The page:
If on the other hand we were to only give the basic income to people below the poverty line, that would cost only 11% of that amount: A far more manageable $320 billion per year.

We don’t want to do exactly that, however, because it would create all kinds of harmful distortions in the economy. Consider someone who is just below the threshold, considering whether to take on more work or get a higher-paying job. If their household pre-tax income is currently $15,000 and they could raise it to $18,000, a basic income given only to people below the threshold would mean that they are choosing between $15,000+$17,000=$32,000 if they keep their current work and $18,000 if they increase it. Clearly, they would not want to take on more work. That’s a terrible system—it amounts to a marginal tax rate above 100%.

Another possible method would be to simply top off people’s income, give them whatever they need to get to the poverty line but no more. (This would actually be even cheaper; it would probably cost something more like $160 billion per year.) That removes the distortion for people near the threshold, at the cost of making it much worse for those far below the threshold. Someone considering whether to work for $7,000 or work for $11,000 is, in such a system, choosing whether to work less for $17,000 or work more for… $17,000. They will surely choose to work less.

In order to solve these problems, what we would most likely need to do is gradually phase out the basic income, so that say increasing your pre-tax income by $1.00 would decrease your basic income payment by $0.50. The cost of this system would be somewhere in between that of a truly universal basic income and a threshold-based system, so let’s ballpark that as around $600 billion per year. It would effectively implement a marginal tax rate of 50% for anyone who is receiving basic income payments.

In theory, this is probably worse than a universal basic income, because in the latter case you can target the taxes however you like—and thus (probably) make them less cause less distortion than the phased-out basic income system would. But in practice, a truly universal basic income might simply not be politically viable, and some kind of phased-out system seems much more likely to actually get passed.


Even then, I confess I am not extremely optimistic. For some reason, everyone seems to want to end poverty, but very few seem willing to use the obvious solution: Give poor people money.

The fragility of encryption

Feb 13 JDN 2459620

I said in last week’s post that most of the world’s online security rests upon public-key encryption. It’s how we do our shopping, our banking, and paying our taxes.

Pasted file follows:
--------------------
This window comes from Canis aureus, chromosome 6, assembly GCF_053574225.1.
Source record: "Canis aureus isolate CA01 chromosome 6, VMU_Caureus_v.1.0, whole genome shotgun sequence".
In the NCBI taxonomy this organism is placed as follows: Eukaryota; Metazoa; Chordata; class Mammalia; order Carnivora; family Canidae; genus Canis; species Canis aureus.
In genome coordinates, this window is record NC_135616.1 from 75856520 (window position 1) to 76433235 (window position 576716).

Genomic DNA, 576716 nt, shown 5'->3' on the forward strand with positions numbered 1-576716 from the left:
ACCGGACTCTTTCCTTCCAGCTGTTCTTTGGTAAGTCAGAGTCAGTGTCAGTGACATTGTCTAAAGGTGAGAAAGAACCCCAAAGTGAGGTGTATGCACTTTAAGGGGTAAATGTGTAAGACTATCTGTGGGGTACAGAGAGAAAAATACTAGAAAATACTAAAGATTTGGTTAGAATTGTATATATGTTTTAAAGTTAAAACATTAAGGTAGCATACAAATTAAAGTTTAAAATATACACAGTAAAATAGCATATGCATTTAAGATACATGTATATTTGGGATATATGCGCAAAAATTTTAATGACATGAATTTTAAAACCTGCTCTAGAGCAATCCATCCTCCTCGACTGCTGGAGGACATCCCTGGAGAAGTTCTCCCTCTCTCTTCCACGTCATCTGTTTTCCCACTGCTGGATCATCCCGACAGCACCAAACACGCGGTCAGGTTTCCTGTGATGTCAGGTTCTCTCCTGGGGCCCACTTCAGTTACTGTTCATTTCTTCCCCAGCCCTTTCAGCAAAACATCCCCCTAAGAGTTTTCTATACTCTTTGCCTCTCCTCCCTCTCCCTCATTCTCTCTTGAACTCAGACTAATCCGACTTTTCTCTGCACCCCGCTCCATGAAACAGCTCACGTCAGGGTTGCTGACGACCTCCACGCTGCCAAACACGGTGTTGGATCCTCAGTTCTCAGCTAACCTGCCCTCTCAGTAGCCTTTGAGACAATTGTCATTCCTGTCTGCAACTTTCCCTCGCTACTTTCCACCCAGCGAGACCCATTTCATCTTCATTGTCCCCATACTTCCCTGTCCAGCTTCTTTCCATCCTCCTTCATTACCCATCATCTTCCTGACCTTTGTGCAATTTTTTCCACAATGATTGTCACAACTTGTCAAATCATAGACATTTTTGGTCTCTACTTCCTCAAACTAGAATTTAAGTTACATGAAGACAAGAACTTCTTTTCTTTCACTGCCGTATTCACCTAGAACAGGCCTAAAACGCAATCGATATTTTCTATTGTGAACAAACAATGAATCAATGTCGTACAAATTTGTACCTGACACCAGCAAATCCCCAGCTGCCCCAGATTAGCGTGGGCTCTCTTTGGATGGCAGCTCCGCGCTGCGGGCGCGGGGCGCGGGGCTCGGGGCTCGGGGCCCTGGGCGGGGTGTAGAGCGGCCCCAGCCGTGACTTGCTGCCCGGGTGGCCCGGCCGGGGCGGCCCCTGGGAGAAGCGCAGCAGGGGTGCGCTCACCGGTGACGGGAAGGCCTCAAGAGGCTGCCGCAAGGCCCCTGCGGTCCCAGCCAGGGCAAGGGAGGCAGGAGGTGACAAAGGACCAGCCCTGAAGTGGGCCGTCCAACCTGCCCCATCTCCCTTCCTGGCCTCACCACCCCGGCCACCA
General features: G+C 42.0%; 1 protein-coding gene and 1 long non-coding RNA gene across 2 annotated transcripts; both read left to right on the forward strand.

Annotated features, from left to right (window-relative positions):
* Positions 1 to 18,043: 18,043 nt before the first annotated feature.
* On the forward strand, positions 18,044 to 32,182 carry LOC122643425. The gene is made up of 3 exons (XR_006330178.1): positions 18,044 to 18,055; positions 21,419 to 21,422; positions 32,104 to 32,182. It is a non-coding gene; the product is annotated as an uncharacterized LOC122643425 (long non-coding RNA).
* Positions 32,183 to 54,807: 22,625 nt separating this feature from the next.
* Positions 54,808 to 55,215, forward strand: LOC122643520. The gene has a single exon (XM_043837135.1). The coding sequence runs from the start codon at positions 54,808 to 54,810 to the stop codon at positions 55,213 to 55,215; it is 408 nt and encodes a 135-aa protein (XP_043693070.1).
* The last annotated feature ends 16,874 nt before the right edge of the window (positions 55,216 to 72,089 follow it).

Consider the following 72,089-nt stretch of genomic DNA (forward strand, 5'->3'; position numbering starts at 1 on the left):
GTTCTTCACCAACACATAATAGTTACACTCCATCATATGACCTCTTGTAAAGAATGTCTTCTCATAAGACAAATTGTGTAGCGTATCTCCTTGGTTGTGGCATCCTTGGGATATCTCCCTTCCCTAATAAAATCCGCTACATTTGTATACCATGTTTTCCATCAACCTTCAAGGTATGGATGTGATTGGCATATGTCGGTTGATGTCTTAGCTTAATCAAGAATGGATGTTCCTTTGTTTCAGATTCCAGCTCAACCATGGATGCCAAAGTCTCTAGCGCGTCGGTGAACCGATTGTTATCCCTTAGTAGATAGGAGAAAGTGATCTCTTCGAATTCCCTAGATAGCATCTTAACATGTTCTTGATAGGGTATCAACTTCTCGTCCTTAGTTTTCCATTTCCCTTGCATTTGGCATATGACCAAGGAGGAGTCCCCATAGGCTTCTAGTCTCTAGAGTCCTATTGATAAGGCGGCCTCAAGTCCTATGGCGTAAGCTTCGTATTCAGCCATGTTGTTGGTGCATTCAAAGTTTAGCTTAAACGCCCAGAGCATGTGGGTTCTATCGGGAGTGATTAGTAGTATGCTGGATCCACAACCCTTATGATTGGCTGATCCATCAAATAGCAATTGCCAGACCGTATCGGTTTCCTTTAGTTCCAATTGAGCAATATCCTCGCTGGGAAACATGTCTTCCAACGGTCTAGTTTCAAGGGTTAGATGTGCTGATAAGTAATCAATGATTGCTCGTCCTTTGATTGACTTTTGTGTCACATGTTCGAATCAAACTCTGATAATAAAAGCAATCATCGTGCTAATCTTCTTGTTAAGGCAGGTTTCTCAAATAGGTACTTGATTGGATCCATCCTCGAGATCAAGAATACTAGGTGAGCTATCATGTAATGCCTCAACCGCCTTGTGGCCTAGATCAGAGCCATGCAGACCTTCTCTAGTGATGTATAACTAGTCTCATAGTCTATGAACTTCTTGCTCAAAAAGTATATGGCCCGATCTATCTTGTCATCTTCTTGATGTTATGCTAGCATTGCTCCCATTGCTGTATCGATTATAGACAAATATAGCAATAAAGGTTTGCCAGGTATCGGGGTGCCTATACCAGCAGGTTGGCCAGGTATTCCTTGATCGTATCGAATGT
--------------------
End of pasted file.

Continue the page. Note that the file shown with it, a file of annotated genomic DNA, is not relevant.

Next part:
Yet public-key encryption has an Achilles’ Heel. It relies entirely on the assumption that, even knowing someone’s public key, you can’t possibly figure out what their private key is. Yet obviously the two must be deeply connected: In order for my private key to decrypt all messages that are encrypted using my public key, they must, in a deep sense, contain the same information. There must be a mathematical operation that will translate from one to the other—and that mathematical operation must be invertible.

What we have been relying on to keep public-key encryption secure is the notion of a one-way function: A function that is easy to compute, but hard to invert. A typical example is multiplying two numbers: Multiplication is a basic computing operation that is extremely fast, even for numbers with thousands of digits; but factoring a number into its prime factors is far more difficult, and currently cannot be done in any reasonable amount of time for numbers that are more than a hundred digits long.


“Easy” and “hard” in what sense? The usual criterion is in polynomial time.

Say you have an input that is n bits long—i.e. n digits, when expressed as a binary number, all 0s and 1s. A function that can be computed in time proportional to n is linear time; if it can only be done in time proportional to n2, that is quadratic time; n3 would be cubic time. All of these are examples of polynomial time.

But if instead the time required were 2n, that would be exponential time. 3n and 1.5n would also be exponential time.

This is significant because of how much faster exponential functions grow relative to polynomial functions, for large values of n. For example, let’s compare n3 with2n. When n=3, the polynomial is actually larger: n3=27 but 2n=8. At n=10 they are nearly equal: n3=1000 but 2n=1024. But by n=20, n3 is only 8000 while 2n is over 1 million. At n=100, n3is a manageable (for a modern computer) 1 million, while 2nis a staggering 1030; that’s a million trillion trillion.